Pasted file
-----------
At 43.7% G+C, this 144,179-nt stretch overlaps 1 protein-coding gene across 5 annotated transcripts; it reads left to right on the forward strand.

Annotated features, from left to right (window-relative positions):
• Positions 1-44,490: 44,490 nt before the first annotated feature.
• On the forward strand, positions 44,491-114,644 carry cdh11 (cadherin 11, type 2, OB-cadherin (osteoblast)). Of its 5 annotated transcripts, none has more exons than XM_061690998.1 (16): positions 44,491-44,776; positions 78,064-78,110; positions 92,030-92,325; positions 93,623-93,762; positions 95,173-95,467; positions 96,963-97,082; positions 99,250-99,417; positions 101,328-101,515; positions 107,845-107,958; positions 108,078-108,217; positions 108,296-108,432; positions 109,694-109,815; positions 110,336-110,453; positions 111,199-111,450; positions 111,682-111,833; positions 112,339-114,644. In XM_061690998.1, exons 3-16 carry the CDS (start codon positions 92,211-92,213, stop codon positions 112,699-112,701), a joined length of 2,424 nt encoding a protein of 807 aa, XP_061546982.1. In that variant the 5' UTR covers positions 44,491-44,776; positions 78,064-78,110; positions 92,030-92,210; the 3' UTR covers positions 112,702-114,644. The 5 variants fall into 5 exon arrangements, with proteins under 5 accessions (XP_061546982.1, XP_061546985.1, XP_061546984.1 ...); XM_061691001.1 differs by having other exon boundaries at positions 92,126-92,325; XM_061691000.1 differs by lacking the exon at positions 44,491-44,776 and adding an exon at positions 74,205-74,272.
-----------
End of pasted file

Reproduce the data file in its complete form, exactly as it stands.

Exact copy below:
At 43.7% G+C, this 144,179-nt stretch overlaps 1 protein-coding gene across 5 annotated transcripts; it reads left to right on the forward strand.

Annotated features, from left to right (window-relative positions):
• Positions 1-44,490: 44,490 nt before the first annotated feature.
• On the forward strand, positions 44,491-114,644 carry cdh11 (cadherin 11, type 2, OB-cadherin (osteoblast)). Of its 5 annotated transcripts, none has more exons than XM_061690998.1 (16): positions 44,491-44,776; positions 78,064-78,110; positions 92,030-92,325; positions 93,623-93,762; positions 95,173-95,467; positions 96,963-97,082; positions 99,250-99,417; positions 101,328-101,515; positions 107,845-107,958; positions 108,078-108,217; positions 108,296-108,432; positions 109,694-109,815; positions 110,336-110,453; positions 111,199-111,450; positions 111,682-111,833; positions 112,339-114,644. In XM_061690998.1, exons 3-16 carry the CDS (start codon positions 92,211-92,213, stop codon positions 112,699-112,701), a joined length of 2,424 nt encoding a protein of 807 aa, XP_061546982.1. In that variant the 5' UTR covers positions 44,491-44,776; positions 78,064-78,110; positions 92,030-92,210; the 3' UTR covers positions 112,702-114,644. The 5 variants fall into 5 exon arrangements, with proteins under 5 accessions (XP_061546982.1, XP_061546985.1, XP_061546984.1 ...); XM_061691001.1 differs by having other exon boundaries at positions 92,126-92,325; XM_061691000.1 differs by lacking the exon at positions 44,491-44,776 and adding an exon at positions 74,205-74,272.